A dual-stack transition model was decided upon by the IETF as the appropriate one to use in the transition from IPV4 to IPV6.  This was not unreasonable. Since the benefits of NAT (Network Address Translation) started to become apparent around that same time period, the late 1990s, actual IPV4 exhaustion was not expected for nearly 15 years. And since the plan was to build into the dual-stack transition model a preference for IPV6, it was envisaged that normal equipment replacement cycles would lead to a dual-stack Internet long before exhaust, and the IPV6 preference would serve to constrain IPV4 to an ever-shrinking appendage which could at some point be turned off.

In retrospect, this decision was both naive and shortsighted. Naive in its ignorance of the market requirements for technological transition,  and shortsighted in its failure to appreciate the benefits of NAT and the manner in which the free and open Internet environment would adapt around NAT limitations.

The ongoing saga of this transition (we’re in the 15th year of it at least) exposes the fallacy of the top-down transition model and reveals the true driver of technological transition to be end-user demand. IPV6 may be technologically superior to IPV4. But if the superiority does not move the market, the transition will fall prey to the “first-mover penalty”. Who will be the first to turn-off or do without IPV4, and connect to an IPV6 only network?  Predictably, governments will mandate deployment, incurring taxpayer cost and adding to the costs of doing business with the government. But what other stakeholder in this stakeholder-governed Internet does not have to answer to customers eventually?  And what customer is demanding IPV6?  Until the Internet is fully dual-stacked, it will be as fully IPV4 as IPV6. And so, why move?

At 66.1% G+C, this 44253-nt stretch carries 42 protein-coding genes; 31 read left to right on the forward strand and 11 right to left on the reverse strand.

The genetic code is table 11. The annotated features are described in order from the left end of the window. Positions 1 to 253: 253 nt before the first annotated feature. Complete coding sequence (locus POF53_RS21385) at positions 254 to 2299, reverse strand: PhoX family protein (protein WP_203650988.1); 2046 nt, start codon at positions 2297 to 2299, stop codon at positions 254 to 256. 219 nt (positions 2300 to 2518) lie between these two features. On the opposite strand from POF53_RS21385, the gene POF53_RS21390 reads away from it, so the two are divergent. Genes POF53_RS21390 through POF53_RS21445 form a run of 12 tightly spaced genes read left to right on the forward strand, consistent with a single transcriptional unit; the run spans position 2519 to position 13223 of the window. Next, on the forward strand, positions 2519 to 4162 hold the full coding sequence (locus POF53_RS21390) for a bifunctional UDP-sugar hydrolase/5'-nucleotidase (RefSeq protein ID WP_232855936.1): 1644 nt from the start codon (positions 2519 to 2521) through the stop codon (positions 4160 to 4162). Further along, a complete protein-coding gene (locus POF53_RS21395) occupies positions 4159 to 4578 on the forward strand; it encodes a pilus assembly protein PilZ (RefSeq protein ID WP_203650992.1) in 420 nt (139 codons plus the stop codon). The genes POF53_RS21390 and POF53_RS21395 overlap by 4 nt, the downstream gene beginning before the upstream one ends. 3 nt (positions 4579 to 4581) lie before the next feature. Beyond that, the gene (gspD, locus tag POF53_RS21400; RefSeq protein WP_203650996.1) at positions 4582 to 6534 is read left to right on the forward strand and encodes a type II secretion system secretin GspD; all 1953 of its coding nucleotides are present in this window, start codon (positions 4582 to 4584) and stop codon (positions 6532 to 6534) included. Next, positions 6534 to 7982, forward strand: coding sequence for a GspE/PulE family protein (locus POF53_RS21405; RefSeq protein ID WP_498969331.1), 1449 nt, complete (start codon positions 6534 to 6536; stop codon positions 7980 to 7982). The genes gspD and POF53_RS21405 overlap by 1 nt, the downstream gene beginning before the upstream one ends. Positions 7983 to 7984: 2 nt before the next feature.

The failure of IPV6 to thrive in the wild no doubt causes considerable consternation to its erstwhile parents, the IETF. In a triumph of parental pride over rationality, the IETF has steadfastly refused to establish meaningful NAT and NAT-traversal protocols, instead preferring to ignore NAT and flog IPV6. We believe that NAT plays an important role in the Internet today, and we believe that the IETF drive towards complete end-to-end addressability is a mistaken perception of the founding goals of the Internet. After all, the etymology of the word itself means a connection of networks. The Internet was conceived as a means of connecting disparate networks through routers which marked the boundaries of them. It was not meant to be a single network, but a collection of them. The “ends” in the end-to-end connectivity contemplated by the founders referred to the professors and academics themselves, who would be able to communicate directly with each other through applications like email, across various hardware and software platforms.

Without a doubt the major problem with IPV6 is its failure to be backwards compatible with IPV4. The dual-stack transition mechanism has failed to operate in a timely fashion, if it could be said to have operated at all. We believe the IETF should go back to the drawing board and return with a backwards-compatible successor protocol such as envisioned by RFC1710.